- Stay in your own neighborhood or those with which you are familiar, and only visit home with porch lights on. A dark porch is a dangerous place for kids, and signals either that there's no one home, or that they're not in the Halloween spirit and don't want to be disturbed. Halloween is a much bigger celebration in some parts of the country than in others. You may have neighbors who just don't celebrate Halloween.
- Make sure your children know to stay away from candles and flames, especially when wearing their costumes. That includes staying away from jack-o-lanterns with candles or open flames. Make sure your kids know how to stop, drop and roll if their clothes catch on fire.
- Keep your own jack-o-lanterns away from doorways or landings where costumes could brush against the candle flame. Instead of candles, use glow stick or battery-powered lights for your jack-o-lanterns.
- Remove lawn decorations along walkways and make sure your driveway is well-lit for your ghoulish visitors.
Remember that while Halloween is fun for kids, it can be a nightmare for pets, who might become frightened by kids in costumes, or hurt during halloween pranks.
So here are some Halloween safety tips for pets:
- Keep your pets indoors and secured. They might not recognize your children in costume or the children coming to your door, and they may become frightened or aggressive.
- Consider keeping your pet in a separate room, away from the door, when trick-or-treaters arrive. Strange people in even stranger clothes can frighten some pets.
- When you do answer the door, make sure that your pet doesn't suddenly attempt the great escape. Make sure your pet is wearing proper identification in case it does escape. Pets with identification are much more likely to be returned to their owners.
- Do not leave your pets outside unattended on Halloween, or on the days before or after. Halloween pranks committed against pets are sometimes vicious, and black cats are particularly at risk. A local community where I live has been having recent incidents of cats being sliced open and left to die. Most of them have been saved, but not all were so lucky. Remember the old maxim your mamma taught you: "It's better to be safe than sorry."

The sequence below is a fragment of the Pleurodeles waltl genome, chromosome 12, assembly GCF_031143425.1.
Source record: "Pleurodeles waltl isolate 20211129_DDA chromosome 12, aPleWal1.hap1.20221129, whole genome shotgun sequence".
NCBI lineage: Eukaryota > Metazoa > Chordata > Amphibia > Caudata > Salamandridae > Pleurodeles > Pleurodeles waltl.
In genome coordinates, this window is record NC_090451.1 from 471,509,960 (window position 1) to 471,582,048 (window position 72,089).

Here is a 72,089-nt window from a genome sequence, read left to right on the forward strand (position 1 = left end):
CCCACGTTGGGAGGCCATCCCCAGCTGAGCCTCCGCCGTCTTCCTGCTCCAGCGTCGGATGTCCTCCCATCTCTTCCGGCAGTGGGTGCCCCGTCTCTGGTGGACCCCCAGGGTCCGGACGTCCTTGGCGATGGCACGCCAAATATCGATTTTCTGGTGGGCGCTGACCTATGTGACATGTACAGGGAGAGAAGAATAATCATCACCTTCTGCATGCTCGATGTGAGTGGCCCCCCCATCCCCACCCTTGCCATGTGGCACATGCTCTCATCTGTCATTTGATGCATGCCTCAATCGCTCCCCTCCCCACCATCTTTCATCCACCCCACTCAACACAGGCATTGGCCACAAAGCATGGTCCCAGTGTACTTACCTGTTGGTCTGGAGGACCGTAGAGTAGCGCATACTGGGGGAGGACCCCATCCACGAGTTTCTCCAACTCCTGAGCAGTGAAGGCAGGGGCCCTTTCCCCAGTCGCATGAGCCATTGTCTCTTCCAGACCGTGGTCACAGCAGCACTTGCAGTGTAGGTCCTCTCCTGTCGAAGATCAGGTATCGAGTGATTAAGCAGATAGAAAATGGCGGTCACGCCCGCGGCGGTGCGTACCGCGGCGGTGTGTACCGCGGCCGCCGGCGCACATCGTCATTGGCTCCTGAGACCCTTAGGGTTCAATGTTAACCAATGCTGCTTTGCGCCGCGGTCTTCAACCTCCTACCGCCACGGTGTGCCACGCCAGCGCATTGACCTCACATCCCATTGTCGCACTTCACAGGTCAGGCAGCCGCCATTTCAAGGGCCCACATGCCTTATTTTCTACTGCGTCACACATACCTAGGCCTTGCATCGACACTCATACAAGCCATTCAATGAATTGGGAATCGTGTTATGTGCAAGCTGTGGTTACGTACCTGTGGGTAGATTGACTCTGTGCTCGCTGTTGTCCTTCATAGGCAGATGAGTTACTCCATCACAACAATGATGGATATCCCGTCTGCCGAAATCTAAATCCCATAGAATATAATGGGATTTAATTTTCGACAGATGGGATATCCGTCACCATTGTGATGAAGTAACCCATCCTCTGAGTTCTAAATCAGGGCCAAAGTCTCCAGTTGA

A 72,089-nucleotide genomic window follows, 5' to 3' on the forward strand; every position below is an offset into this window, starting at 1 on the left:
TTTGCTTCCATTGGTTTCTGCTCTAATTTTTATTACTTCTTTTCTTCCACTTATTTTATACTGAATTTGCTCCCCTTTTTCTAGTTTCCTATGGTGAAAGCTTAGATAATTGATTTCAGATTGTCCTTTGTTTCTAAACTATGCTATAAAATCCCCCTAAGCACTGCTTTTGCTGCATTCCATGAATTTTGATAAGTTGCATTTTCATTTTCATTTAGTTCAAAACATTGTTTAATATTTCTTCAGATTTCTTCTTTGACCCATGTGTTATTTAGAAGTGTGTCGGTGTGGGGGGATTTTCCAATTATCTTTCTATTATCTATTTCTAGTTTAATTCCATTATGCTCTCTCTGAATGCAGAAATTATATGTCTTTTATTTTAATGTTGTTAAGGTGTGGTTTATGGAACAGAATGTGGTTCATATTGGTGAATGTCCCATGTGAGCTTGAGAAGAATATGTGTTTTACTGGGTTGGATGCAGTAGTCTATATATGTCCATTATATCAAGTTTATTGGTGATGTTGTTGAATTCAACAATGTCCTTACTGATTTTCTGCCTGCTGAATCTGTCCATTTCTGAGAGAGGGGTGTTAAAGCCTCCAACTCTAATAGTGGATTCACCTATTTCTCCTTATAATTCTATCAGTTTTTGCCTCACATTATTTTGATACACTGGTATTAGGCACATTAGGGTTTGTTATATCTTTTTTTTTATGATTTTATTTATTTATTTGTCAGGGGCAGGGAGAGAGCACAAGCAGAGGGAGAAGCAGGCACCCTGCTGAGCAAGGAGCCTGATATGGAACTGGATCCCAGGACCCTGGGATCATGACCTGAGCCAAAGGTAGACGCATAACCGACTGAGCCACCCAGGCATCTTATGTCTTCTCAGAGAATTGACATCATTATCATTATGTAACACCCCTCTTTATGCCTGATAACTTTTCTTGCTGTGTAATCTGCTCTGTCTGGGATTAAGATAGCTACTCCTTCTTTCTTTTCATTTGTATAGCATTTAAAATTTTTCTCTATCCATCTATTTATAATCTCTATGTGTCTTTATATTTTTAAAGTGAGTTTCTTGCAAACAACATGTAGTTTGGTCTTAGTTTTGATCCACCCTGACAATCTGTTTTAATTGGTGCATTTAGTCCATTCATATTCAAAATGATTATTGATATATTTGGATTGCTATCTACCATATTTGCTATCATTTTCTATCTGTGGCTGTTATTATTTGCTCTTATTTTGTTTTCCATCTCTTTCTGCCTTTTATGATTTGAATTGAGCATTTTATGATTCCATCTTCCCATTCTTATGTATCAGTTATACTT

- Halloween treats are for kids, not pets. Candy wrappers and lollipop sticks can be hazardous if swallowed. Chocolate can be poisonous for some types of pets, especially dogs.
- Keep pumpkins out of reach of pets. Curious noses and paws may knock over a lit pumpkin and cause a fire.
- Even though you and your family have fun on Halloween, most pets don't enjoy being dressed up for Halloween. If you must dress up your pet, make sure the costume doesn't interfere with the pet's ability to breathe, see, hear, move or bark!
Remember that many hospitals offer free x-rays of Halloween candy and treats, and if you have any questions about pet safety, contact your veterinarian.
And if you need to bone up on ghost stories to share with your ghouls and goblins, or want to tell some ghost stories of your own, head on over to Searching for Ghosts or GhostsandStories.com.
But you might not want to venture over there alone! Take a friend along.